The Daily Illini

When it comes to inspiring future women engineers, UI doesn’t play GAMES

Mariel Elopre

Mariel Elopre

By Melissa Niemiec, Technograph Writer

Hundreds of teenage girls gather at the University each summer. Some are apprehensive, others raring to go as they look forward to the activities of the week. Counselors watch over them, ready to see the girls learn and grow.

A person reading this might immediately think cheerleading camp, but no, this takes place on Bardeen Quad. These girls are here to learn what it means to be an engineer.

Girls’ Adventures in Mathematics, Engineering and Science is a camp for girls in grades 9-12, created and facilitated by Women in Engineering. The purpose of the camp is to introduce engineering to young women through hands-on activities and classroom lectures in hopes they will be inspired to pursue engineering during their college years.

“Through multiple studies, it has been shown that girls are equally as interested in science when they’re younger, but through society and school, a lot of times they get disinterested,” said Will Helgren, junior in LAS. Helgren is the student coordinator for GAMES and is in charge of hiring camp counselors.

GAMES is especially useful for students whose high schools do not offer engineering-based classes. Many schools do not have the funding to produce the curriculum needed for more technically advanced subjects.

“I was never exposed to the academic side of engineering, and so going to this camp gave me an inside view of what it was all about,” said Elizabeth Sanders, senior in Engineering and former camper. “It broadened my horizons when picking a major later.”

Sanders participated in GAMES as a middle schooler and returned as a camp counselor in college. She emphasized how her experiences helped her explore many aspects of engineering, leading her to ultimately finding her passion for chemical engineering.

Sanders also said the camp made her feel “empowered” as a young woman interested in math and science; it was comforting to meet so many other girls her age who shared those interests.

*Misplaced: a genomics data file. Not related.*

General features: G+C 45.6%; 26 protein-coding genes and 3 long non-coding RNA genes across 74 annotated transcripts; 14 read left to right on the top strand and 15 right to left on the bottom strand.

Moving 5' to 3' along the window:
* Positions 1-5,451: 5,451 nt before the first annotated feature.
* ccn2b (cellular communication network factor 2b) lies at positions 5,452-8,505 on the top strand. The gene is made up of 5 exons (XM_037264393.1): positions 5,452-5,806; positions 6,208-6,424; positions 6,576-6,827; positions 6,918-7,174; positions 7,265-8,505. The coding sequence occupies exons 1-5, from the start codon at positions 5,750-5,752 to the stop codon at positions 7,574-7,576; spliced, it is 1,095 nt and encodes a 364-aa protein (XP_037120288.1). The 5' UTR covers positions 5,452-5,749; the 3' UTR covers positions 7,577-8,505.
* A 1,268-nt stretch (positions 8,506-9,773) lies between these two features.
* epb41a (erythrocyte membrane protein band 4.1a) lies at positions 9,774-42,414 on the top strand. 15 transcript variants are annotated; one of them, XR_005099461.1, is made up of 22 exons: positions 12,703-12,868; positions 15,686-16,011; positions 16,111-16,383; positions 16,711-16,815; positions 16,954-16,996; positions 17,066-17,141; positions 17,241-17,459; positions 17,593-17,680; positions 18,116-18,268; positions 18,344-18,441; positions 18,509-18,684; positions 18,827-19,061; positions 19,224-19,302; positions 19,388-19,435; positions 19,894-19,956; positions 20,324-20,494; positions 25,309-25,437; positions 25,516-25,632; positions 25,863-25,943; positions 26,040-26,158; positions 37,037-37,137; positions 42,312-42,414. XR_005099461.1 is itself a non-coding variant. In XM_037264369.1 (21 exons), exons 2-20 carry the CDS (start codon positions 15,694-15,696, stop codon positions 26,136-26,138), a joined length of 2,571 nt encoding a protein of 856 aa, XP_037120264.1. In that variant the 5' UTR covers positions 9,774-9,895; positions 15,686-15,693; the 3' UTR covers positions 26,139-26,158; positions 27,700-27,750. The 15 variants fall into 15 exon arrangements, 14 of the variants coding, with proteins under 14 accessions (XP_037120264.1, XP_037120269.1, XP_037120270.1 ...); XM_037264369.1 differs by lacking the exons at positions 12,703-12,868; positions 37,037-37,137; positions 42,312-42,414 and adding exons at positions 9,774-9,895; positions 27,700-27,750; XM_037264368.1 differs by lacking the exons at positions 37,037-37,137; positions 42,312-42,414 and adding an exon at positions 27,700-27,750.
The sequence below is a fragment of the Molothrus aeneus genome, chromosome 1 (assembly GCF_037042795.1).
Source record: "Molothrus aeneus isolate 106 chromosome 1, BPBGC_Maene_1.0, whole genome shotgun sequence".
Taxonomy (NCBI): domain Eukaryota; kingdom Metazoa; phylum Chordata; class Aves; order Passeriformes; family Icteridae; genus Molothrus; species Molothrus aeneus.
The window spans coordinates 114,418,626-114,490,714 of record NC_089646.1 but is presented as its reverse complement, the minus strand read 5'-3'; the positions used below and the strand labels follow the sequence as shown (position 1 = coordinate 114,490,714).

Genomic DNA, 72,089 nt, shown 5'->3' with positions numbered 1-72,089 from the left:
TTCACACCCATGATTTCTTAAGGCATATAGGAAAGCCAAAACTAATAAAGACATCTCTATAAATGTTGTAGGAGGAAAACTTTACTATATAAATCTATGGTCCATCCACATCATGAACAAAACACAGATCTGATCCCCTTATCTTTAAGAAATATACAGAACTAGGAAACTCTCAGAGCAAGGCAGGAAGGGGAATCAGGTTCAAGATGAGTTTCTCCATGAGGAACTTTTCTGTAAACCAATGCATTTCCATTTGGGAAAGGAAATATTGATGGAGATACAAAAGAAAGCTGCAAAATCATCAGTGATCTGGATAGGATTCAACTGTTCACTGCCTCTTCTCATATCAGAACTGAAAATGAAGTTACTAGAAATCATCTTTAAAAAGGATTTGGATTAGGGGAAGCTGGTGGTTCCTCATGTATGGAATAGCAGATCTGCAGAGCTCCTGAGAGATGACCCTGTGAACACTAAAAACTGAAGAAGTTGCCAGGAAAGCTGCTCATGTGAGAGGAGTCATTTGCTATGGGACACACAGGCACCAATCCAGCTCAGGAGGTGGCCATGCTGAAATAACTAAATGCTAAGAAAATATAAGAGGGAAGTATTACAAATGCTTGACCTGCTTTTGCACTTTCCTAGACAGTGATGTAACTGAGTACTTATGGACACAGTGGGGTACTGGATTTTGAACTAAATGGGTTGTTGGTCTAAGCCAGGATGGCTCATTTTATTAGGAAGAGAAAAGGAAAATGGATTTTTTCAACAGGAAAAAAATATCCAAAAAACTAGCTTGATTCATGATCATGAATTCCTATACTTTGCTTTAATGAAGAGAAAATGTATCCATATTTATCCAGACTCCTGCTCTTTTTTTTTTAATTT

Creating this sense of community within a male-dominated field is important, as young women can often feel alone in areas relating to math and science.

“Sometimes, they have that stigma that math and science are for boys,” said Sahid Lines, Women in Engineering outreach coordinator.“Or they’re interested in doing something to help the community or the world, and yet somehow they don’t understand that they can do that through engineering.”

With women making up only 22 percent of students in the College of Engineering as of fall 2017, removing stereotypes about engineering and getting more women interested in the field is a main goal for GAMES facilitators.

GAMES is separated into seven different camps, each focusing on a different aspect of engineering, such as computer engineering or bioengineering. Campers attend classes during the day and do fun community building activities in the evening. Some curricula include field trips.

Sanders detailed an experience she had at GAMES, describing a project where she was tasked to build a boat completely out of cardboard. The campers then tested out their creations in a pool, and the boat that held up the best was crowned the winner.

However, from surveys the girls completed at the end of camp, it would seem that the other young women they got to meet and interact with had the largest impact on the campers.

“It’s important for them to realize there’s this whole community of women that are also interested in math and science,” Lines said.

Each camp is a week long and can support about 100 girls. Since space is limited, girls looking to participate in GAMES do need to apply. The free application asks for GPA, grades specifically in math and science courses and a teacher recommendation.

When reviewing applications, the GAMES staff also considers factors such as the circumstances a student comes from and financial need. GAMES costs $1,000 for the week, but scholarships are available.

Women in college who were inspired by their experiences by GAMES, or who just want to affect high school students’ college experience, can participate in GAMES as counselors.

Helgren notes Women in Engineering looks for women who are outgoing, are comfortable working within a team and “who have a passion for extending the interests that they have in their own fields towards future engineers.” Driven by a desire to spread the inspiration, Sanders was a GAMES counselor for three years.

“In college, I’ve had experiences where I was not considered smart enough because I was a woman in engineering, and I want to make sure that doesn’t happen to any of these girls,” Sanders said. “I want them to know they are smart enough and 100 percent capable.”

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